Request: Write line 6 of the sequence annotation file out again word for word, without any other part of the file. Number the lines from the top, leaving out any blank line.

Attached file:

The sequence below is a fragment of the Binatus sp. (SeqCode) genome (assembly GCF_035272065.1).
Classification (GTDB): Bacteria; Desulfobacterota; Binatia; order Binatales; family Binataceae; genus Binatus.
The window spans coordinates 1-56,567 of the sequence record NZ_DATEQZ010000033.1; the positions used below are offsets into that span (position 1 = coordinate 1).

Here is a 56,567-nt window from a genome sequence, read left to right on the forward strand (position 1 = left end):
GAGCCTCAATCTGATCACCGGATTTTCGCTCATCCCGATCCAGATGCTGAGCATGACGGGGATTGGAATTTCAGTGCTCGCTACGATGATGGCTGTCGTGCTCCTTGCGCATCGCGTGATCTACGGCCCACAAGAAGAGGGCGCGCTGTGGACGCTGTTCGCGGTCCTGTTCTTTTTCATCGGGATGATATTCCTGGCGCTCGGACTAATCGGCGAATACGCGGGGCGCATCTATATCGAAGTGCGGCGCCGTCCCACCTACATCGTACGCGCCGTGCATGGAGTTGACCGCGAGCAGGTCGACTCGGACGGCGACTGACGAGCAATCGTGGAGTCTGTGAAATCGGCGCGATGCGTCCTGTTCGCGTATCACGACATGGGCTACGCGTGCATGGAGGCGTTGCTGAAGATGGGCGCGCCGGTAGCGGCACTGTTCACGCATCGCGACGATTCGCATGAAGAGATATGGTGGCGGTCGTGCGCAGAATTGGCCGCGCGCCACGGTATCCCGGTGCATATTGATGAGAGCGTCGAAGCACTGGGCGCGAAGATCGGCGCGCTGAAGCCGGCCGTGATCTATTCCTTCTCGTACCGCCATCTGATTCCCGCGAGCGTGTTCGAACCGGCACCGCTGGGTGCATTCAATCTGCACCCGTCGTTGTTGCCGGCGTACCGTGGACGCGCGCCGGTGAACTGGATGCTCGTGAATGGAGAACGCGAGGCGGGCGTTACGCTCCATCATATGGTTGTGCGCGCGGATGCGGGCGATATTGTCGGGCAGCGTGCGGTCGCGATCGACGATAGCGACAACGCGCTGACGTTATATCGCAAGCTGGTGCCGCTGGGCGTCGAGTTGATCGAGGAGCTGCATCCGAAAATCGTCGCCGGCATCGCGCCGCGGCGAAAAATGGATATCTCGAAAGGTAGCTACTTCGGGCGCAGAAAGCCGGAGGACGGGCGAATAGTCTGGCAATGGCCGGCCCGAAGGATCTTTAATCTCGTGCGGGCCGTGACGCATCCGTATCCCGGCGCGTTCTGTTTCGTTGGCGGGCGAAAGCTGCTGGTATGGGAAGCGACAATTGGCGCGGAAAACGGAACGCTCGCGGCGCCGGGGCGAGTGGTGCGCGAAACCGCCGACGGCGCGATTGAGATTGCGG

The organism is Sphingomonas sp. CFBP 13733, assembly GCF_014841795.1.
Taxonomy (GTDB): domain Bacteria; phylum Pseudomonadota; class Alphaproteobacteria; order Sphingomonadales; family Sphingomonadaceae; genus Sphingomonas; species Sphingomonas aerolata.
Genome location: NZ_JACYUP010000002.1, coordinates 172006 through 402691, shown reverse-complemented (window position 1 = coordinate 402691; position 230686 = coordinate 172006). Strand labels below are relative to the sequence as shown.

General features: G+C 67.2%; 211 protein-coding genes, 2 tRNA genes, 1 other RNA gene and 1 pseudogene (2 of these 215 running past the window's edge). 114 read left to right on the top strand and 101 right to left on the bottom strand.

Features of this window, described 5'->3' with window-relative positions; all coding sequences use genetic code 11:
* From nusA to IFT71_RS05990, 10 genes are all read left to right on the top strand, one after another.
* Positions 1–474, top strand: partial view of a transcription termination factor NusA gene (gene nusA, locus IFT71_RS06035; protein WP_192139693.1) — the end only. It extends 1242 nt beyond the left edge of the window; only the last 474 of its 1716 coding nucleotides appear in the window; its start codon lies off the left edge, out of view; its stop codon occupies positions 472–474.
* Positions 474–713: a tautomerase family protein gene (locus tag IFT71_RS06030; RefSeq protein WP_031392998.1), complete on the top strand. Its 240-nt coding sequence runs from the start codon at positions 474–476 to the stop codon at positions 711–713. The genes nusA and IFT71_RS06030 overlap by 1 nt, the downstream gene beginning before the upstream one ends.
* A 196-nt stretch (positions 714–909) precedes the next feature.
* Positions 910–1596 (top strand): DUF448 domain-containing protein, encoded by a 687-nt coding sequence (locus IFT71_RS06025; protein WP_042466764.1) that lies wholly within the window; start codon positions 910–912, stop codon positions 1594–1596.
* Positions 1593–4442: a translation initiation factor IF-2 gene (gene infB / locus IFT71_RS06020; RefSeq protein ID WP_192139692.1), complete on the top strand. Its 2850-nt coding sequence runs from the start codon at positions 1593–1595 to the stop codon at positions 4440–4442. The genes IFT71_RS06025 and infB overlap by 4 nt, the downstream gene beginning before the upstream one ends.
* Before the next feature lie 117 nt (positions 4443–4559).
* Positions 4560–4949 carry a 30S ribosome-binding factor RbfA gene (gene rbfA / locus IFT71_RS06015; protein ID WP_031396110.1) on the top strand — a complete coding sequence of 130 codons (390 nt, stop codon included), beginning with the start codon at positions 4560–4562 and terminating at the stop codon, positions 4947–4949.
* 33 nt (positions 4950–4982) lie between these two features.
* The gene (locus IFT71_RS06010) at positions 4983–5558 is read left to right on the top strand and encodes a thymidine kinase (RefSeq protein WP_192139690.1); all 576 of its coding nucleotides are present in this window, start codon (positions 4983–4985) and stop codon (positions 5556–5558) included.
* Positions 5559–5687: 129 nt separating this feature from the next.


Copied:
The organism is Sphingomonas sp. CFBP 13733, assembly GCF_014841795.1.